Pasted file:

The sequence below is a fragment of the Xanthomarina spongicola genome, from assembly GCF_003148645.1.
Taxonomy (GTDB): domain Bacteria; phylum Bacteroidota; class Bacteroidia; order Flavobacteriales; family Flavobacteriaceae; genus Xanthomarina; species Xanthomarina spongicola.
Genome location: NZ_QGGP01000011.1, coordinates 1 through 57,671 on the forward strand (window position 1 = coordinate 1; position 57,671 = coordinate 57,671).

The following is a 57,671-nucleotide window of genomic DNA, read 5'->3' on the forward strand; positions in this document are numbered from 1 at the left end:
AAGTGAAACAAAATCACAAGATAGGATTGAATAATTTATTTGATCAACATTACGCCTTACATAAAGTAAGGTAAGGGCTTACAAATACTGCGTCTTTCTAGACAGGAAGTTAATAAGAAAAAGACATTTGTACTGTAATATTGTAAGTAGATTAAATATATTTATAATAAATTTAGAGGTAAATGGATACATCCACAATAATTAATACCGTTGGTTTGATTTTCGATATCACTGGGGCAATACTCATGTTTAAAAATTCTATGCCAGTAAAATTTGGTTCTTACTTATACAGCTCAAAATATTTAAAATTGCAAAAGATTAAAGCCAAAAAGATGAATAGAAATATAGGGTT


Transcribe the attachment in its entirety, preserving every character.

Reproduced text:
The sequence below is a fragment of the Xanthomarina spongicola genome, from assembly GCF_003148645.1.
Taxonomy (GTDB): domain Bacteria; phylum Bacteroidota; class Bacteroidia; order Flavobacteriales; family Flavobacteriaceae; genus Xanthomarina; species Xanthomarina spongicola.
Genome location: NZ_QGGP01000011.1, coordinates 1 through 57,671 on the forward strand (window position 1 = coordinate 1; position 57,671 = coordinate 57,671).

The following is a 57,671-nucleotide window of genomic DNA, read 5'->3' on the forward strand; positions in this document are numbered from 1 at the left end:
AAGTGAAACAAAATCACAAGATAGGATTGAATAATTTATTTGATCAACATTACGCCTTACATAAAGTAAGGTAAGGGCTTACAAATACTGCGTCTTTCTAGACAGGAAGTTAATAAGAAAAAGACATTTGTACTGTAATATTGTAAGTAGATTAAATATATTTATAATAAATTTAGAGGTAAATGGATACATCCACAATAATTAATACCGTTGGTTTGATTTTCGATATCACTGGGGCAATACTCATGTTTAAAAATTCTATGCCAGTAAAATTTGGTTCTTACTTATACAGCTCAAAATATTTAAAATTGCAAAAGATTAAAGCCAAAAAGATGAATAGAAATATAGGGTT